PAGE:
Hypothyroidism slows you down

Your thyroid is a gland in your neck that makes a hormone called the thyroid hormone. Thyroid hormones affect different parts of your health. They can raise or lower your heart rate, speed up or slow down your metabolism (how fast your body uses energy) and affect your body temperature. When your thyroid doesn’t make enough thyroid hormones, you have a condition called hypothyroidism.

Women and people older than 60 are more likely to have hypothyroidism. You may also be at a higher risk if you have a family history of thyroid problems.

Most of the time hypothyroidism is caused by an autoimmune disorder, which happens when your body’s immune system attacks your own cells. Thyroid surgery or other thyroid treatments, like radiation therapy, can also cause hypothyroidism.

What are the symptoms of hypothyroidism?

Symptoms can be hard to spot since they’re different in every person and are similar to symptoms of depression. You may notice the following symptoms start slowly:

  • Fatigue
  • Hoarseness
  • Weight gain (due to a slower metabolism)
  • A swollen-looking face or droopy eyelids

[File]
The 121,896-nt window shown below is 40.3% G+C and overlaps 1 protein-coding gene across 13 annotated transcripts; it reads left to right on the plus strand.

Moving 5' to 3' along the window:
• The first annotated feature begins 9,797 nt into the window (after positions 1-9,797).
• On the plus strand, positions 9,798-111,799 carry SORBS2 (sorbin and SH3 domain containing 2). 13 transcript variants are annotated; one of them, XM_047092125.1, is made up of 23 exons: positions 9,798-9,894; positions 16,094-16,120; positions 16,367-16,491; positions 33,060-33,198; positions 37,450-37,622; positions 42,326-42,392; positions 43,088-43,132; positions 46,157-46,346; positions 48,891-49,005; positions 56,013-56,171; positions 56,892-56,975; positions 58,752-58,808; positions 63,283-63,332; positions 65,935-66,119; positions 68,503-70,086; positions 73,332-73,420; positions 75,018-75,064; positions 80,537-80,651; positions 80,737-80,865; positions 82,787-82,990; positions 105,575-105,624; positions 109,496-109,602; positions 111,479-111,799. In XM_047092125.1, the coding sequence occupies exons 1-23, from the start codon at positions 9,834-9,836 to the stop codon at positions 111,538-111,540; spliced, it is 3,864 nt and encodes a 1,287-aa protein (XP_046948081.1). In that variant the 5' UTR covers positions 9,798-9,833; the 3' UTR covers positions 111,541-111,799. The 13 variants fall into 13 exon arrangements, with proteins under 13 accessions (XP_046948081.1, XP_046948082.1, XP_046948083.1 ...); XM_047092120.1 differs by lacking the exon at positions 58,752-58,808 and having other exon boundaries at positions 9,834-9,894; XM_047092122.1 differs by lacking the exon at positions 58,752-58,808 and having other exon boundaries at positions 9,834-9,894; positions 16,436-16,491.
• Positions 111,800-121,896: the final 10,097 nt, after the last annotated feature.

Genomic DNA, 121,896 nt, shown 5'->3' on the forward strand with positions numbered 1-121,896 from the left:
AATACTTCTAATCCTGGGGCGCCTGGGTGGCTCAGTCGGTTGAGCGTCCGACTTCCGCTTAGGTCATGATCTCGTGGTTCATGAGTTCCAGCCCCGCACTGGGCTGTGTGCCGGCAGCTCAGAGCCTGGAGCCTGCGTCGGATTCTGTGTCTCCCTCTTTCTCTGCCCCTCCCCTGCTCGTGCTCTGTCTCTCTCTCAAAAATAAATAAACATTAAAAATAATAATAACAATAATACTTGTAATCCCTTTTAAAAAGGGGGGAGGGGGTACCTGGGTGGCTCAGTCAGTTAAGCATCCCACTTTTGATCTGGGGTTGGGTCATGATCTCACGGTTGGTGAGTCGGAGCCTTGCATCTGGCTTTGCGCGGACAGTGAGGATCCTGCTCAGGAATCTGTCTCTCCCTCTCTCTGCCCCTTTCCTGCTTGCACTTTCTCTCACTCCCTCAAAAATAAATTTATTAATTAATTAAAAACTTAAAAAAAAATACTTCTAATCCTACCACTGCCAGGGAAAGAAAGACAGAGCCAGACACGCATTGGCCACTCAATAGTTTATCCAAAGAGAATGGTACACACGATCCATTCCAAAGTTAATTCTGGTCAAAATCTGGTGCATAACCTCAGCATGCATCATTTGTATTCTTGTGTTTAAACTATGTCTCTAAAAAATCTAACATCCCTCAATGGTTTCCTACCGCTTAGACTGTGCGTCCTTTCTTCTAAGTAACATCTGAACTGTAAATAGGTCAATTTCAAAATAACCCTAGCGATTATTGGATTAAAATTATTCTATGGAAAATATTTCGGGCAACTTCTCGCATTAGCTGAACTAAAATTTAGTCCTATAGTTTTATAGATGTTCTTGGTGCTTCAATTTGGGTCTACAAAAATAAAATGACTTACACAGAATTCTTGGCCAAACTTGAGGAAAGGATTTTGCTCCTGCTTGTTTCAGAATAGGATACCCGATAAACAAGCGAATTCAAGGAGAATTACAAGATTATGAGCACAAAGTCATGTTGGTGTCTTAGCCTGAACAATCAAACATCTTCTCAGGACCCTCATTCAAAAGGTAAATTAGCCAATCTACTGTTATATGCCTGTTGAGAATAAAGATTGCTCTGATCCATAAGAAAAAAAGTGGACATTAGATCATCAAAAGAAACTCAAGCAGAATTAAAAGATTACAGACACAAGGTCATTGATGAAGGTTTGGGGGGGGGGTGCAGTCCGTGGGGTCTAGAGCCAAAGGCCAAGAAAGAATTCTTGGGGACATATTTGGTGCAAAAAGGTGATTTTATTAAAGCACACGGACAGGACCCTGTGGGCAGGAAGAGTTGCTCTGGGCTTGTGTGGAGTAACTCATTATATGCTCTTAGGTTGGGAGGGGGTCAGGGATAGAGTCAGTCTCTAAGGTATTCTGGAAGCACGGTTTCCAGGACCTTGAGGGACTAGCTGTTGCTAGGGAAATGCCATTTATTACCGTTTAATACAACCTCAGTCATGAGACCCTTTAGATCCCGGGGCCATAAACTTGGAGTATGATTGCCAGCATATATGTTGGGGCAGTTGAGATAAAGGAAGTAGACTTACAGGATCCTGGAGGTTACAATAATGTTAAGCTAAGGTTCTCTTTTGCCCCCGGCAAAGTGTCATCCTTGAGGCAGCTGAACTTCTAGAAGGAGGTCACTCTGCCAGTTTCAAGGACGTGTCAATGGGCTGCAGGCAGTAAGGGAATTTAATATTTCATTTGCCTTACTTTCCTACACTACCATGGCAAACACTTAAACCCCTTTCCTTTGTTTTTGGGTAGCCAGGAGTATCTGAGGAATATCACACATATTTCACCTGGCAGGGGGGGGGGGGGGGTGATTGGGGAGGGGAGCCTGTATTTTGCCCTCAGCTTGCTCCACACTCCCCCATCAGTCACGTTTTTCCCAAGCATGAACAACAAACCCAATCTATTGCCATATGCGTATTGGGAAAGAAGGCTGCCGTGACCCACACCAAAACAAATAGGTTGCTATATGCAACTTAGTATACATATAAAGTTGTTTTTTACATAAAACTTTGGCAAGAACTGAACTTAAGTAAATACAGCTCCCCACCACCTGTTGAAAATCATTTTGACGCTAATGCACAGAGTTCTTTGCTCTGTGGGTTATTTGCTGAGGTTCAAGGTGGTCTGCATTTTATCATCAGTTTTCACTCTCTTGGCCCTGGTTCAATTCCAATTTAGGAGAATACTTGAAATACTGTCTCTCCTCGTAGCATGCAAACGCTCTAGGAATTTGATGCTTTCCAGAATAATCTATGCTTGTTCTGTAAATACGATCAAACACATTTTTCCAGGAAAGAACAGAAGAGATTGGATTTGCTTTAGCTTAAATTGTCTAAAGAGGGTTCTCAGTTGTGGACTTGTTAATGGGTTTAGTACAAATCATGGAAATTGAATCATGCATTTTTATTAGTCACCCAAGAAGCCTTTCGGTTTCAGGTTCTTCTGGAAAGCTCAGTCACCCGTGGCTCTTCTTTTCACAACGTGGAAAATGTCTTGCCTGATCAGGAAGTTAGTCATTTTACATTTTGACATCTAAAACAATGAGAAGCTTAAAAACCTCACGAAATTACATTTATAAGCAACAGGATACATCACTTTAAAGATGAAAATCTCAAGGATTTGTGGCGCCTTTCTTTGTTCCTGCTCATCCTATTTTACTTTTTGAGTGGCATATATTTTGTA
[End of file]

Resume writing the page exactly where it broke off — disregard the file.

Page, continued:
• Dry hair
  • Changes in your period
  • Slow heart rate
  • Constipation

How is hypothyroidism treated?

Your doctor can use a blood test to diagnose you with hypothyroidism. After you’re diagnosed, a doctor who specializes in hormones (an endocrinologist) will help you find a treatment to balance your hormones.

You’ll need to take a medicine that gives you extra thyroid hormones. It may take some time to find the right dose for you, and your doctor will use blood tests to find out if your medicine is working correctly. To help you have a better quality of life, you will always need to take the medicine.

To schedule an appointment with a specialist at Main Line Health, call 1.866.CALL.MLH (1.866.225.5654) or use our secure online appointment request form.